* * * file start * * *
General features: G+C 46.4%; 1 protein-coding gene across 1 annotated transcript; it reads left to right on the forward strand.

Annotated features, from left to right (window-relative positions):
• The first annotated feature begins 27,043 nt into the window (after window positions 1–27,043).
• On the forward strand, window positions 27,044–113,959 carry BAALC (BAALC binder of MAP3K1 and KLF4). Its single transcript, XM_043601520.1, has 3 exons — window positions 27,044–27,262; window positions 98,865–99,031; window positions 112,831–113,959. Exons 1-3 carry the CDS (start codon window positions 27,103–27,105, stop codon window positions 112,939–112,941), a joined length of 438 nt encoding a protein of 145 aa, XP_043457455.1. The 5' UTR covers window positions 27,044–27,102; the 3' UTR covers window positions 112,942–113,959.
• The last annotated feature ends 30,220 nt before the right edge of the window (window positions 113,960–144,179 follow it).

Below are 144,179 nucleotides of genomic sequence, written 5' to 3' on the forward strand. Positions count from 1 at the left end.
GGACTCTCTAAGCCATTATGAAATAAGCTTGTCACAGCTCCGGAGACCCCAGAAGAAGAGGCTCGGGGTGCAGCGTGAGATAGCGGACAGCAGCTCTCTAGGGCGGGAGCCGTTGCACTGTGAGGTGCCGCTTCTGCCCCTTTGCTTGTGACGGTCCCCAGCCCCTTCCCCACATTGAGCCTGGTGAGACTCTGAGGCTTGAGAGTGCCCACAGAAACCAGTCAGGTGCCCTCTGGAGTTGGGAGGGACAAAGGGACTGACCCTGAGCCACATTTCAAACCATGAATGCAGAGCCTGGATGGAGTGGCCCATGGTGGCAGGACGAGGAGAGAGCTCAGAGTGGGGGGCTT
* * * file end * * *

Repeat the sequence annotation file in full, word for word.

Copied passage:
General features: G+C 46.4%; 1 protein-coding gene across 1 annotated transcript; it reads left to right on the forward strand.

Annotated features, from left to right (window-relative positions):
• The first annotated feature begins 27,043 nt into the window (after window positions 1–27,043).
• On the forward strand, window positions 27,044–113,959 carry BAALC (BAALC binder of MAP3K1 and KLF4). Its single transcript, XM_043601520.1, has 3 exons — window positions 27,044–27,262; window positions 98,865–99,031; window positions 112,831–113,959. Exons 1-3 carry the CDS (start codon window positions 27,103–27,105, stop codon window positions 112,939–112,941), a joined length of 438 nt encoding a protein of 145 aa, XP_043457455.1. The 5' UTR covers window positions 27,044–27,102; the 3' UTR covers window positions 112,942–113,959.
• The last annotated feature ends 30,220 nt before the right edge of the window (window positions 113,960–144,179 follow it).

Below are 144,179 nucleotides of genomic sequence, written 5' to 3' on the forward strand. Positions count from 1 at the left end.
GGACTCTCTAAGCCATTATGAAATAAGCTTGTCACAGCTCCGGAGACCCCAGAAGAAGAGGCTCGGGGTGCAGCGTGAGATAGCGGACAGCAGCTCTCTAGGGCGGGAGCCGTTGCACTGTGAGGTGCCGCTTCTGCCCCTTTGCTTGTGACGGTCCCCAGCCCCTTCCCCACATTGAGCCTGGTGAGACTCTGAGGCTTGAGAGTGCCCACAGAAACCAGTCAGGTGCCCTCTGGAGTTGGGAGGGACAAAGGGACTGACCCTGAGCCACATTTCAAACCATGAATGCAGAGCCTGGATGGAGTGGCCCATGGTGGCAGGACGAGGAGAGAGCTCAGAGTGGGGGGCTT